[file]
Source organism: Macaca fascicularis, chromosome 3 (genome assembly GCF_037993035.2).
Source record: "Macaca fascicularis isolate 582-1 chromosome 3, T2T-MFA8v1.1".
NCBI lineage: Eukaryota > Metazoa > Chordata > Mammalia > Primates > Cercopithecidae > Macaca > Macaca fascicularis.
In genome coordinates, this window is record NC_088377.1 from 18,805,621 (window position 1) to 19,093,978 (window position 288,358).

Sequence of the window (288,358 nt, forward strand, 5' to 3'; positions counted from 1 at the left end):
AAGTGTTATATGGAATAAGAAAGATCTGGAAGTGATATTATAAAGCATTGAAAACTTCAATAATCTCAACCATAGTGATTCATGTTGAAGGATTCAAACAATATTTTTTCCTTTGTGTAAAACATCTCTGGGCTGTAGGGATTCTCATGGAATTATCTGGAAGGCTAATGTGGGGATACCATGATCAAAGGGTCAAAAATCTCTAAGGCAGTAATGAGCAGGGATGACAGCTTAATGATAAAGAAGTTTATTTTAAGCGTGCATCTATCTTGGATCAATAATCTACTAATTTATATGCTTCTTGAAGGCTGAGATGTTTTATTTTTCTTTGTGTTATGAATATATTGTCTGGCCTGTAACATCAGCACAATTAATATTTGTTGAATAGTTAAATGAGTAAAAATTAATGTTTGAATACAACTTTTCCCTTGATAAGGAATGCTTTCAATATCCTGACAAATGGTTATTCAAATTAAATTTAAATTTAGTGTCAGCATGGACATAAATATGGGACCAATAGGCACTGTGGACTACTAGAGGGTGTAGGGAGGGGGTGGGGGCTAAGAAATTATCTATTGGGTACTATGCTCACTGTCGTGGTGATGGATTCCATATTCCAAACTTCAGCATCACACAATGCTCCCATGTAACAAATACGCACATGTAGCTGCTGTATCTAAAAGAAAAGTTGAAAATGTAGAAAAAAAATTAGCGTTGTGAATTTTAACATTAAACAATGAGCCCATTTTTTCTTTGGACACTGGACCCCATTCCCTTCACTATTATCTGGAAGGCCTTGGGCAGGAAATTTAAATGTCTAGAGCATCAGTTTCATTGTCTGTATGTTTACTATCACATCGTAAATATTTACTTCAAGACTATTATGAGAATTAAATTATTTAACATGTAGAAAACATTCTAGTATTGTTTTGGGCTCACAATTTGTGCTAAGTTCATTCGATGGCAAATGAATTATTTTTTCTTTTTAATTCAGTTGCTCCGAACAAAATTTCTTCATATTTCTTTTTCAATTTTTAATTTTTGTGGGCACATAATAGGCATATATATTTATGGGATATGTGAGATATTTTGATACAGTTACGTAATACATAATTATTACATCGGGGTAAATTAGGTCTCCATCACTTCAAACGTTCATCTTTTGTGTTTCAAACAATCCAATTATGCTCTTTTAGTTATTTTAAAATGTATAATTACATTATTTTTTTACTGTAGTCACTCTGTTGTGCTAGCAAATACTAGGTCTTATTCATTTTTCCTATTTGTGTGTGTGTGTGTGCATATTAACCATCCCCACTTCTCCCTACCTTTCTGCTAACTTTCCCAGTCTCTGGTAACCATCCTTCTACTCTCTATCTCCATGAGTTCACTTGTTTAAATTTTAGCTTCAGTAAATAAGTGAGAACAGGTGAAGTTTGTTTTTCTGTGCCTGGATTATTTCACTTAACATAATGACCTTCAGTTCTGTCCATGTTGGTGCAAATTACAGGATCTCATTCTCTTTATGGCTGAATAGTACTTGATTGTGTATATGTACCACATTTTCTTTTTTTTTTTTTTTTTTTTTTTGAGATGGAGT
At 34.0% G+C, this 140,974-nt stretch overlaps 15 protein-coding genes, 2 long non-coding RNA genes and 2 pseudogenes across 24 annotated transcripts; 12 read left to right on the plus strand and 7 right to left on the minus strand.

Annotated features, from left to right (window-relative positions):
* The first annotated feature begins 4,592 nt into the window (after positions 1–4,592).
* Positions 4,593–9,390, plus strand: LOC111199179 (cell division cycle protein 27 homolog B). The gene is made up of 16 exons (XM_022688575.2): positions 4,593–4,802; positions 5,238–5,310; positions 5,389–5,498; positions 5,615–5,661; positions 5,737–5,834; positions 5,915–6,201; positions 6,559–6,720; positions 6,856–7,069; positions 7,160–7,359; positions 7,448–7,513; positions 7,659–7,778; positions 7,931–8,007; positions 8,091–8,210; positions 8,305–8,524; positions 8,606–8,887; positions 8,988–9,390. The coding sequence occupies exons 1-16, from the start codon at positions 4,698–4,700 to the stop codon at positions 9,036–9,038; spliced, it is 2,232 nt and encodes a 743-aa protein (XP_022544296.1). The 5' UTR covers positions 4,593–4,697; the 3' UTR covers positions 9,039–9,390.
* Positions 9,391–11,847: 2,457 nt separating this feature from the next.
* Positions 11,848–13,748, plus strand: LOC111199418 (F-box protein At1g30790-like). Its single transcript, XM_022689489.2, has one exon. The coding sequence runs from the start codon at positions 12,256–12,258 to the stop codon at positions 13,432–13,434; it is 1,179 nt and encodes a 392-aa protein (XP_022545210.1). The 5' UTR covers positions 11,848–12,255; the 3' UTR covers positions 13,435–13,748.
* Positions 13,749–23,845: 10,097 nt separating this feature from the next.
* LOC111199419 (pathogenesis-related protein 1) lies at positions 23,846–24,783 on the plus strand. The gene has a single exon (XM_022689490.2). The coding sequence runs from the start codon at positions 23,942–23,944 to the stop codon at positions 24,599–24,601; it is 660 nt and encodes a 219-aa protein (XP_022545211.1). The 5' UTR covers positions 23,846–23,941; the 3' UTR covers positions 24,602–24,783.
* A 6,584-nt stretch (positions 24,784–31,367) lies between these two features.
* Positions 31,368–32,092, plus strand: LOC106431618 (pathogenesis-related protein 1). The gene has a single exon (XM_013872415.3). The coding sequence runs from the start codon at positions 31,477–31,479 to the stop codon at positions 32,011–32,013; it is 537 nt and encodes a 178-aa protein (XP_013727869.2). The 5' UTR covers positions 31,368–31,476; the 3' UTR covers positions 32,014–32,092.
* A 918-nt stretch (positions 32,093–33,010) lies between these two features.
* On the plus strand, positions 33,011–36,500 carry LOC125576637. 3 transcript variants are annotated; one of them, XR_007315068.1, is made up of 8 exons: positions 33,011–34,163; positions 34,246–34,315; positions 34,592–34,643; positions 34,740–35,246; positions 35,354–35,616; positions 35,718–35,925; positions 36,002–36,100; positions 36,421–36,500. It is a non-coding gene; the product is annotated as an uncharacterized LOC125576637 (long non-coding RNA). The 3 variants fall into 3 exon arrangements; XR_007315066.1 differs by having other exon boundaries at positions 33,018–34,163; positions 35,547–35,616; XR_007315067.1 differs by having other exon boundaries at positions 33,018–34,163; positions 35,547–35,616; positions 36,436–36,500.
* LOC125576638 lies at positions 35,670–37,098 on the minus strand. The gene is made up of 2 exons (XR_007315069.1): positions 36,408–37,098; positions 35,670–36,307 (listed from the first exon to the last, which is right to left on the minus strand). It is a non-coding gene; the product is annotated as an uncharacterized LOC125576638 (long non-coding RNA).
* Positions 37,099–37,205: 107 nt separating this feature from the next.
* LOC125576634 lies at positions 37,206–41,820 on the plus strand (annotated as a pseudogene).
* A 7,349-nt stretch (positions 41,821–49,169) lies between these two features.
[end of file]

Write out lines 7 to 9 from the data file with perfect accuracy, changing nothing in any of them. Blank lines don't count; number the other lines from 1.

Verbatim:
At 34.0% G+C, this 140,974-nt stretch overlaps 15 protein-coding genes, 2 long non-coding RNA genes and 2 pseudogenes across 24 annotated transcripts; 12 read left to right on the plus strand and 7 right to left on the minus strand.

Annotated features, from left to right (window-relative positions):
* The first annotated feature begins 4,592 nt into the window (after positions 1–4,592).